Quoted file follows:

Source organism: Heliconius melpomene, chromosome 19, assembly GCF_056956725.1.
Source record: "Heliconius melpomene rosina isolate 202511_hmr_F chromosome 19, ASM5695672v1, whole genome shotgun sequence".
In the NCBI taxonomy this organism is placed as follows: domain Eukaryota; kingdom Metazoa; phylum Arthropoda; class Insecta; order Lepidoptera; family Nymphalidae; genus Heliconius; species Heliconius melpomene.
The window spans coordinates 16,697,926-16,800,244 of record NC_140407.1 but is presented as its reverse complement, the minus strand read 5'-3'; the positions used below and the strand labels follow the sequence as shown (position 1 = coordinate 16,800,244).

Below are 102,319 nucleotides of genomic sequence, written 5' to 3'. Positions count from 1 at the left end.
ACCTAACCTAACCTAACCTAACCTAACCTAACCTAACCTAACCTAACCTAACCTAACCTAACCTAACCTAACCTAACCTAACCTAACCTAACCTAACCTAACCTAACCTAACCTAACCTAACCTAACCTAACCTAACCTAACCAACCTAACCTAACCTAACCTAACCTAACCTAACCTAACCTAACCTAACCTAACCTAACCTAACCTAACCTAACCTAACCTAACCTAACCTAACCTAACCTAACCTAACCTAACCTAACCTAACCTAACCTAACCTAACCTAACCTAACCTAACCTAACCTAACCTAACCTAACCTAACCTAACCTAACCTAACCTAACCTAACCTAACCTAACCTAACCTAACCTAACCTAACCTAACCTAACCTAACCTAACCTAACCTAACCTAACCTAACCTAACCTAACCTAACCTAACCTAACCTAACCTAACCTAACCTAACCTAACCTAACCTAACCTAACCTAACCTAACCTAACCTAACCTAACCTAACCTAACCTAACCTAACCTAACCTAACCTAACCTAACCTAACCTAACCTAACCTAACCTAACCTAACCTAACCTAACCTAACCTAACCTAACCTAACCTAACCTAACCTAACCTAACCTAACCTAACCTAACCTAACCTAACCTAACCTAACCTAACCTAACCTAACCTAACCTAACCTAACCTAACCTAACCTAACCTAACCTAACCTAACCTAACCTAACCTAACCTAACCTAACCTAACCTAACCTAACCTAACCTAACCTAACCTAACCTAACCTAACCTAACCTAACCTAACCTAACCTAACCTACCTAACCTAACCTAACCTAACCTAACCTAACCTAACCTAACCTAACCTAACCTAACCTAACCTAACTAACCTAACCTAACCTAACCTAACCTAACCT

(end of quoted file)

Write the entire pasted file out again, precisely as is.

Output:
Source organism: Heliconius melpomene, chromosome 19, assembly GCF_056956725.1.
Source record: "Heliconius melpomene rosina isolate 202511_hmr_F chromosome 19, ASM5695672v1, whole genome shotgun sequence".
In the NCBI taxonomy this organism is placed as follows: domain Eukaryota; kingdom Metazoa; phylum Arthropoda; class Insecta; order Lepidoptera; family Nymphalidae; genus Heliconius; species Heliconius melpomene.
The window spans coordinates 16,697,926-16,800,244 of record NC_140407.1 but is presented as its reverse complement, the minus strand read 5'-3'; the positions used below and the strand labels follow the sequence as shown (position 1 = coordinate 16,800,244).

Below are 102,319 nucleotides of genomic sequence, written 5' to 3'. Positions count from 1 at the left end.
ACCTAACCTAACCTAACCTAACCTAACCTAACCTAACCTAACCTAACCTAACCTAACCTAACCTAACCTAACCTAACCTAACCTAACCTAACCTAACCTAACCTAACCTAACCTAACCTAACCTAACCTAACCTAACCTAACCAACCTAACCTAACCTAACCTAACCTAACCTAACCTAACCTAACCTAACCTAACCTAACCTAACCTAACCTAACCTAACCTAACCTAACCTAACCTAACCTAACCTAACCTAACCTAACCTAACCTAACCTAACCTAACCTAACCTAACCTAACCTAACCTAACCTAACCTAACCTAACCTAACCTAACCTAACCTAACCTAACCTAACCTAACCTAACCTAACCTAACCTAACCTAACCTAACCTAACCTAACCTAACCTAACCTAACCTAACCTAACCTAACCTAACCTAACCTAACCTAACCTAACCTAACCTAACCTAACCTAACCTAACCTAACCTAACCTAACCTAACCTAACCTAACCTAACCTAACCTAACCTAACCTAACCTAACCTAACCTAACCTAACCTAACCTAACCTAACCTAACCTAACCTAACCTAACCTAACCTAACCTAACCTAACCTAACCTAACCTAACCTAACCTAACCTAACCTAACCTAACCTAACCTAACCTAACCTAACCTAACCTAACCTAACCTAACCTAACCTAACCTAACCTAACCTAACCTAACCTAACCTAACCTAACCTAACCTAACCTAACCTAACCTAACCTAACCTAACCTAACCTAACCTAACCTAACCTAACCTAACCTAACCTAACCTAACCTAACCTACCTAACCTAACCTAACCTAACCTAACCTAACCTAACCTAACCTAACCTAACCTAACCTAACCTAACTAACCTAACCTAACCTAACCTAACCTAACCT